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New Zealand Government Continues To Stoke Racism

By Tom Peters, Socialist Equality Group
26 March 2024

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On March 17, New Zealand’s Deputy Prime Minister Winston Peters, leader of the right-wing nationalist NZ First Party, delivered a tirade against the previous Labour Party-led government, which he ludicrously referred to as “far left.” He accused Labour of embracing “woke cultural Marxism” and “race-based theory, where some people’s DNA… made them somehow better than others.”

While the highly-publicised “state of the nation” speech was directed against Labour, which led the government from 2017 to 2023, Peters’ statements were centrally aimed at stoking animosity towards indigenous Māori, as well as immigrants. He described the current level of immigration as “uncontrollable” and “the most awful thing to happen” to New Zealand.

In his most inflammatory outburst, Peters compared the last government’s co-governance arrangements, aimed at elevating the role of indigenous Māori tribes, to the racist policies of the Nazis. Peters linked the Labour Party’s race-based identity politics to the racist statements by Labour’s ally Te Pāti Māori that Māori have superior DNA. “I’ve seen that sort of philosophy before. I saw it in Nazi Germany, we all did,” Peters declared.

The speech served to divert media attention from increasingly brutal austerity measures of the ruling coalition—the National Party, NZ First and ACT Party. With the economy in recession and living costs soaring, the government is slashing funding for public services, including school lunches and disability services, while giving billions of dollars in tax cuts to landlords and the rich. The government intends to sack thousands of public sector workers, while private companies are also making or preparing mass layoffs.

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New Zealand’s ruling class is deeply concerned that the social crisis—for which the Labour government and the current National-led government are equally responsible—is pushing workers to the left and fuelling hostility towards all the established political parties. The government’s support for US imperialism against Russia and China, and the US-backed genocide in Gaza, is also radicalising workers and young people; outside his speaking venue in Palmerston North, Peters was confronted by a group of protesters demanding an immediate end to Israel’s war on Gaza.

In this context, the government is promoting xenophobia and racism in an effort to divide the working class and to steer social anger and frustration in the most reactionary directions.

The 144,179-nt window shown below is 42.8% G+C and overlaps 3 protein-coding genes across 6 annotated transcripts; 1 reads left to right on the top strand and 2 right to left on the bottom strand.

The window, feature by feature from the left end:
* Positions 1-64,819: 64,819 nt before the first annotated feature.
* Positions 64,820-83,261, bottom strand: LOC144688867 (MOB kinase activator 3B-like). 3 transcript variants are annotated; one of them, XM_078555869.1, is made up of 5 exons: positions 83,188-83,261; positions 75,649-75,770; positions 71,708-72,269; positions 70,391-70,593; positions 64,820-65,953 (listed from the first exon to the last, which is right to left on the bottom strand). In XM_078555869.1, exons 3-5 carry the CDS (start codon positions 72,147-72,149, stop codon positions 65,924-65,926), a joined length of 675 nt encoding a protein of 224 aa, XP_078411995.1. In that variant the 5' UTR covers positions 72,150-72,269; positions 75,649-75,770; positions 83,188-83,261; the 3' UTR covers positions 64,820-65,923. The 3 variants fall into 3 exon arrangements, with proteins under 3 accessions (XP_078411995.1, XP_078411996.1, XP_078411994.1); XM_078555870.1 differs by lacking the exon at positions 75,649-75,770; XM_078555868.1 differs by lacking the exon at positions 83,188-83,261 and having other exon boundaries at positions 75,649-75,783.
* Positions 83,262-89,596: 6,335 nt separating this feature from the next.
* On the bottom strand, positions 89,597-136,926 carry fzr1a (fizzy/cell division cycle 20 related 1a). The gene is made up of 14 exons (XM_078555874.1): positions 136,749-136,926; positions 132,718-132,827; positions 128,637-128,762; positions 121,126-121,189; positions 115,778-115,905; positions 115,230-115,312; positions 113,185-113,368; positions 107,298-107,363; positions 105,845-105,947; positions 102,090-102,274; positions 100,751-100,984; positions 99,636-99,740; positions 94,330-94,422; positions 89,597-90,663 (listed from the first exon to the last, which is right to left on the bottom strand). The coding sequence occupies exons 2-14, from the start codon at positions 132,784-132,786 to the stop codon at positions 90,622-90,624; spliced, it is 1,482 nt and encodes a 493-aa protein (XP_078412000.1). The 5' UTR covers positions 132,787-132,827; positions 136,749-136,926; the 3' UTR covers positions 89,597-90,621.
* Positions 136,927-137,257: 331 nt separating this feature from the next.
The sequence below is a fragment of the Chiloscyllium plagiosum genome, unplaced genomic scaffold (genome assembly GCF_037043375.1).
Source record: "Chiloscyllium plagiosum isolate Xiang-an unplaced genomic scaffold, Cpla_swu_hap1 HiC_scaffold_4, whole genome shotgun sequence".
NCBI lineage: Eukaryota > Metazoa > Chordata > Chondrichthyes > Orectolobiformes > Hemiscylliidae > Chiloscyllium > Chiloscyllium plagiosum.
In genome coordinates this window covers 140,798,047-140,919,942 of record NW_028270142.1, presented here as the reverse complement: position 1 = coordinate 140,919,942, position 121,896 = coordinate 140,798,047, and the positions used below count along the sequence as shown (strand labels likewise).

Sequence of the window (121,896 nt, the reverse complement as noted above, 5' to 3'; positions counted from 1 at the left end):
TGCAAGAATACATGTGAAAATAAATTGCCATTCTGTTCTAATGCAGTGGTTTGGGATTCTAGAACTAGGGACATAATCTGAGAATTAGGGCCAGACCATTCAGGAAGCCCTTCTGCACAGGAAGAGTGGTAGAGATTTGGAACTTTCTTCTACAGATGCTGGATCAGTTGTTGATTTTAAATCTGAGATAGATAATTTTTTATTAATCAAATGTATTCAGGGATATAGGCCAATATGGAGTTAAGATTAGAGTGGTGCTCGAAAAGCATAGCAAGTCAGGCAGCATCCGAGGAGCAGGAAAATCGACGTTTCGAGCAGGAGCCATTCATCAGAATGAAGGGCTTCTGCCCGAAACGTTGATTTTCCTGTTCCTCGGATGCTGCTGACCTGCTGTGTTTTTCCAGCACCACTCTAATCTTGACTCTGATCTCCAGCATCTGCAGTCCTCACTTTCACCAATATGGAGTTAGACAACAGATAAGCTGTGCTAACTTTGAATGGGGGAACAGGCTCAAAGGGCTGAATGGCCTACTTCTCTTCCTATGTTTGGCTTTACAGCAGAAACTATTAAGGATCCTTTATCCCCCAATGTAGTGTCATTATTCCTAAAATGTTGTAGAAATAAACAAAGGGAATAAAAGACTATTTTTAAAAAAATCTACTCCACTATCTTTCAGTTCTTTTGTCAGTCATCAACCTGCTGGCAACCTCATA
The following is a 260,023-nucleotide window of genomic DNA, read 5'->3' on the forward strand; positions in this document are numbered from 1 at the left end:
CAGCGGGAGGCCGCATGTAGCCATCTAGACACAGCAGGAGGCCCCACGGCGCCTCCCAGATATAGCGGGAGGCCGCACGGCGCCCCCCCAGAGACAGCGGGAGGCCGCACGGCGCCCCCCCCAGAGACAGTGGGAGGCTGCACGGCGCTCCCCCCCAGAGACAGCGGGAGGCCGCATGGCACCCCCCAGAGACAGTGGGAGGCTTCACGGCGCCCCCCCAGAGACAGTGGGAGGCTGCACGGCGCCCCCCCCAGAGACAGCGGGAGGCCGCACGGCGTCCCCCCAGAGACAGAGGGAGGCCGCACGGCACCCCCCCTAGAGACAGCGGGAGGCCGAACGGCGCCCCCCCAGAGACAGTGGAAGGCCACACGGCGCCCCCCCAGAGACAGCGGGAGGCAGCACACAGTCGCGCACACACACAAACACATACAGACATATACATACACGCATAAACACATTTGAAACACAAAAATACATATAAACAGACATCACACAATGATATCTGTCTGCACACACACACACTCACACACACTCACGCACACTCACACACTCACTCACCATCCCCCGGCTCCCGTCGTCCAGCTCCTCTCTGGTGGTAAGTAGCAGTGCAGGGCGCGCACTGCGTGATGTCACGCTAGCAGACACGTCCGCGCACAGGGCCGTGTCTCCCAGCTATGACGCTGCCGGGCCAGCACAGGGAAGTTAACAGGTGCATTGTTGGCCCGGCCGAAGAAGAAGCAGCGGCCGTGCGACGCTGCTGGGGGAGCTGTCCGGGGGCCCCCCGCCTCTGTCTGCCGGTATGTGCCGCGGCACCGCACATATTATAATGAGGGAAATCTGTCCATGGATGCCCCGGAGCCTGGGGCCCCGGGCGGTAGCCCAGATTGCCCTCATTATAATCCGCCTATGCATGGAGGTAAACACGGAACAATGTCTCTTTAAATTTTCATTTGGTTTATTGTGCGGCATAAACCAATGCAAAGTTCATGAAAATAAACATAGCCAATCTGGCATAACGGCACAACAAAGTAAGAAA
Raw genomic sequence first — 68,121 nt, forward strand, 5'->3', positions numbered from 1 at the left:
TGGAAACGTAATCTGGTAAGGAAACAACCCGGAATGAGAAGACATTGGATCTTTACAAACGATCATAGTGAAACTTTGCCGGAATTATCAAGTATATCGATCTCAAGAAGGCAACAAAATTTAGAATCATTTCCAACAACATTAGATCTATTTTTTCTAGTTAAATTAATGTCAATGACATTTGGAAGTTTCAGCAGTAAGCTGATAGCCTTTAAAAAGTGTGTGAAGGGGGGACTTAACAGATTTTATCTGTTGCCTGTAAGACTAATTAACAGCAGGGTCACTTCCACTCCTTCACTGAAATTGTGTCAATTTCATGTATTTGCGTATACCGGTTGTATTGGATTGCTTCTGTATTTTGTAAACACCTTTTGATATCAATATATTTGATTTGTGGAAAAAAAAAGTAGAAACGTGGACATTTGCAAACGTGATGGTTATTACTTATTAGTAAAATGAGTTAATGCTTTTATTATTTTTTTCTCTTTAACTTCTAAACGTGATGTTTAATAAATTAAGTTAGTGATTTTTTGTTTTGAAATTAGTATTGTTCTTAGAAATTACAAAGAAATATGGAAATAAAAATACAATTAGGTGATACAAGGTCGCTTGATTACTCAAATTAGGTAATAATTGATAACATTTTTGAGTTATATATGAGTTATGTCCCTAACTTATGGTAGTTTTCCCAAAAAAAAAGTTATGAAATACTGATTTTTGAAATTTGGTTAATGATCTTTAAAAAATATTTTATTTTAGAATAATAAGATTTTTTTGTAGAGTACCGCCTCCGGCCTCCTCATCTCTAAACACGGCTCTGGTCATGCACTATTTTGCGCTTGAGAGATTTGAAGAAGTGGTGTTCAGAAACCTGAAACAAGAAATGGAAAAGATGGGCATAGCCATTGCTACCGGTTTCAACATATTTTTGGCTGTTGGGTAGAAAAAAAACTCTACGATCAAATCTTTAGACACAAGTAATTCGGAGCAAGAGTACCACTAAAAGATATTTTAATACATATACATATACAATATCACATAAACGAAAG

NZ First was founded in 1993 with a platform based on opposition to Asian immigration. It is deeply unpopular and barely got into parliament last year with 6 percent of the votes. Despite this, NZ First and ACT (which got just 8.6 percent) are determining the far-right agenda for the coalition government, with their leaders Winston Peters and David Seymour in many ways playing a more prominent role than the National Party’s Prime Minister Christopher Luxon.

Peters’ speech sought to exploit widespread opposition to the Labour-Greens government’s identity politics. Contrary to Peters’ semi-coherent statements, Labour’s policies were not “far left” let alone “Marxist,” but were intended to benefit a small number of the elite Māori tribal capitalists while dividing the population based on race.

A particular target for NZ First is Labour’s policy of Māori tribal “co-governance” of water infrastructure—the so-called Three Waters scheme—which would have given unelected tribal representatives a say in the running of valuable water resources. As the World Socialist Web Site explained, this plan was anti-democratic, had nothing to do with strengthening infrastructure, and would have expanded the opportunities for private corporations, including those linked to the tribal elite, to profit from water.

In addition, the Labour-led government supported the creation of reserved Māori seats in local councils; created a new Māori Health Authority (now being disestablished by the National-led government); and defended the use of racial criteria to ration treatment in the public health system.

NZ First, ACT and National misrepresented these policies to imply that they gave all Māori a privileged status based on their ethnicity. In fact, the vast majority of Māori, who are about 15 percent of the population, are among the poorest sections of the working class and face lower life expectancy, worse health outcomes and discrimination in the judicial system.